Arthur Temple College of Forestry and Agriculture

By Donna Parish

Photo by Robin JohnsonNobel Peace web

In the mid-1980s, people began to notice the change in climate. As the temperatures started to rise, so did many scientists’ curiosity about how humans and natural systems might be exacerbating this shift. That’s when Dr. Virginia Burkett ’96 began reading as much as she could on the subject to better understand the cause-and-effect relationship and what could be done to alter its consequences.

Burkett said growing up in Biloxi, Mississippi, a high school marine biology teacher kindled her love of science. “I still remember the scientific names of all the fishes and invertebrates we’d catch in our seines during field trips to the marshes and barrier islands,” she said. “I simply could not get enough of the coast.”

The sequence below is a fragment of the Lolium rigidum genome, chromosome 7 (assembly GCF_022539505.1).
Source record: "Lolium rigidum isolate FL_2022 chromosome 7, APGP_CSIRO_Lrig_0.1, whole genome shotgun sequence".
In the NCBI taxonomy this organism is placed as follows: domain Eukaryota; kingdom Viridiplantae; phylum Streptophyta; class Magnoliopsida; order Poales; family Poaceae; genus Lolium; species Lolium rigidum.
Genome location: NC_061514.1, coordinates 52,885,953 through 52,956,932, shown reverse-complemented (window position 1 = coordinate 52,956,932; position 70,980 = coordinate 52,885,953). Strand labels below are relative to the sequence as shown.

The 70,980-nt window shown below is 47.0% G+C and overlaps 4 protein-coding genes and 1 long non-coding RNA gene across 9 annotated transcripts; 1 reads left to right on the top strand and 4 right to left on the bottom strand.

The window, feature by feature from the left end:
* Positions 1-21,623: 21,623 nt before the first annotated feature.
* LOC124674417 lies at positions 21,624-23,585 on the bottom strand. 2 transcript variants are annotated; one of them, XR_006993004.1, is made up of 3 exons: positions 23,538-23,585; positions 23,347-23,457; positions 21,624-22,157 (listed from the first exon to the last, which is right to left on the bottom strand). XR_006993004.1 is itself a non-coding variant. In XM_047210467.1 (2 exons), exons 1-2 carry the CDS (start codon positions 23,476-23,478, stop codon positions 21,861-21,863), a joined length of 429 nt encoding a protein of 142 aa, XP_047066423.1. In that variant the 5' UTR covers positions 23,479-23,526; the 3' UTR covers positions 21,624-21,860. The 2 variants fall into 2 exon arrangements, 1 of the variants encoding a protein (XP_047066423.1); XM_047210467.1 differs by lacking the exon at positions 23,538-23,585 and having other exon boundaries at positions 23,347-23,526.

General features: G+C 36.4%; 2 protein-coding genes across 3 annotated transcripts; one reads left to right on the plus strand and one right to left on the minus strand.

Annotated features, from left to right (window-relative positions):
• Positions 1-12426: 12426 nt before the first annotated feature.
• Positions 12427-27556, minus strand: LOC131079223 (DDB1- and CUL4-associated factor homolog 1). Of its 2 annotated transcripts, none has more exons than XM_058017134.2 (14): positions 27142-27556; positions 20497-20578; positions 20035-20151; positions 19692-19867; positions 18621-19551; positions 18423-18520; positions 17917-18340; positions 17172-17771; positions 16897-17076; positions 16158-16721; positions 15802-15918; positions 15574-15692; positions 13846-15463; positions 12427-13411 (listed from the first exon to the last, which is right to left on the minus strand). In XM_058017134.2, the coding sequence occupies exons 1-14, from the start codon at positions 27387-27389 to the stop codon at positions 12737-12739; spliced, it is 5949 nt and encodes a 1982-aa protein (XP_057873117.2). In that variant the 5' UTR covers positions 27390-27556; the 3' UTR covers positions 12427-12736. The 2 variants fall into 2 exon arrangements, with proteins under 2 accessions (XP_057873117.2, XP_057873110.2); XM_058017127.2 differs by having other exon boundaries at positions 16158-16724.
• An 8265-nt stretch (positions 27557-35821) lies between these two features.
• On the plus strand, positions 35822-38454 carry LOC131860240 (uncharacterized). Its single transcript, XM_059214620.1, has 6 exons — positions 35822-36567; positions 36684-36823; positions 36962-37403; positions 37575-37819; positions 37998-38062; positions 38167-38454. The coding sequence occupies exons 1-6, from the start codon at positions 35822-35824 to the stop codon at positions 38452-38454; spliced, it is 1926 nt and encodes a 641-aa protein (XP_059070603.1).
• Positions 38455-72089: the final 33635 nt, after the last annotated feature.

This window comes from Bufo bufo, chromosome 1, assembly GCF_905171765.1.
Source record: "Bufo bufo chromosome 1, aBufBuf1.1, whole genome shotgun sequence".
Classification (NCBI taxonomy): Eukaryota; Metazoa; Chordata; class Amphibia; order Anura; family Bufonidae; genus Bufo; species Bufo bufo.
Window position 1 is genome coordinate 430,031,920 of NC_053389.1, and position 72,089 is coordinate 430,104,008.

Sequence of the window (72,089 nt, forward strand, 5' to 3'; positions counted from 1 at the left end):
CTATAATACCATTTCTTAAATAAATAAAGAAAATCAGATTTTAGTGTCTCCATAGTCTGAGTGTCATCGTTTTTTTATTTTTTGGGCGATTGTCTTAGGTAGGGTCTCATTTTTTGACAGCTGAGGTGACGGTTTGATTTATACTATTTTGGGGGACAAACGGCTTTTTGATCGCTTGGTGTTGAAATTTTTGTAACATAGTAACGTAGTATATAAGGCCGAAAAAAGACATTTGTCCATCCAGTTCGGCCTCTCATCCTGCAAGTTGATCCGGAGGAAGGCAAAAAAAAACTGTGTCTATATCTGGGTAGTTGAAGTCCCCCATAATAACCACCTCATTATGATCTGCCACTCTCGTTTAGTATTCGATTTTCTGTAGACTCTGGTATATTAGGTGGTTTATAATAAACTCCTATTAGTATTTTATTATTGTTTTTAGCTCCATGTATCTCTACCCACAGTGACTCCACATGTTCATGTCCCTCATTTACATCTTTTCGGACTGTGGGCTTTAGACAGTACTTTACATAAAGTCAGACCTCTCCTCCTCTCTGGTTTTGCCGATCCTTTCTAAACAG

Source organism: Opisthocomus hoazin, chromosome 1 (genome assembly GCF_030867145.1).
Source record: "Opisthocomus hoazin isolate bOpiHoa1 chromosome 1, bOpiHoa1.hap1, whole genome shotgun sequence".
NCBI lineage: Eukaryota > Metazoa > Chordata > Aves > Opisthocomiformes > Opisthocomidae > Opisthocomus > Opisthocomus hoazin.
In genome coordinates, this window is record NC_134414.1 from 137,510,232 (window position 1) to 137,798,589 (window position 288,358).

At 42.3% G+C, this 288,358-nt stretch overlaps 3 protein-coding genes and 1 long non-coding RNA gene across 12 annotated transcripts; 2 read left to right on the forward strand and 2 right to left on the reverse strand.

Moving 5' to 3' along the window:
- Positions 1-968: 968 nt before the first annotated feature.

After completing her bachelor’s degree in zoology and master’s degree in botany, Burkett worked for the Louisiana Sea Grant Program studying the rapid rates of coastal erosion and forest loss. Her first publication documented the inland migration of oyster-growing areas in coastal Louisiana and the effects of the increasing salinity on these filter-feeding mollusks.                                                                              

Burkett later continued her education. She said at age 46, she didn’t think a doctoral degree would make a difference in her career. But with encouragement from co-workers, Burkett decided to pursue it and earned her Ph.D. in forestry from SFA in 1996. She said doing so opened doors for her to work internationally as a scientist.

In 2007, Burkett was among the authors of the Intergovernmental Panel on Climate Change’s Nobel Peace Prize-winning fourth assessment report. Many scientists and policymakers credit this report with being the catalyst for environmental change worldwide.

She also has received dozens of additional awards for her work, including the National Wildlife Federation’s Conservation Achievement Award for Science and the President’s Public Service Award from The Nature Conservancy.